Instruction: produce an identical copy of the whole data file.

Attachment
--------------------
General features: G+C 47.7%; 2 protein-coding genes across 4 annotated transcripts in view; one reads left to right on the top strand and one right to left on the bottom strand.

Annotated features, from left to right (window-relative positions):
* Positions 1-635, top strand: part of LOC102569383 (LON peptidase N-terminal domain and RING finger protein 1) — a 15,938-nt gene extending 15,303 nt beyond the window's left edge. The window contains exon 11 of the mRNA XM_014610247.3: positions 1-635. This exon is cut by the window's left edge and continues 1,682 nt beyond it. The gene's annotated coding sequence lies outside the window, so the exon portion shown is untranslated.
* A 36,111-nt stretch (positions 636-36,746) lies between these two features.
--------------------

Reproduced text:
General features: G+C 47.7%; 2 protein-coding genes across 4 annotated transcripts in view; one reads left to right on the top strand and one right to left on the bottom strand.

Annotated features, from left to right (window-relative positions):
* Positions 1-635, top strand: part of LOC102569383 (LON peptidase N-terminal domain and RING finger protein 1) — a 15,938-nt gene extending 15,303 nt beyond the window's left edge. The window contains exon 11 of the mRNA XM_014610247.3: positions 1-635. This exon is cut by the window's left edge and continues 1,682 nt beyond it. The gene's annotated coding sequence lies outside the window, so the exon portion shown is untranslated.
* A 36,111-nt stretch (positions 636-36,746) lies between these two features.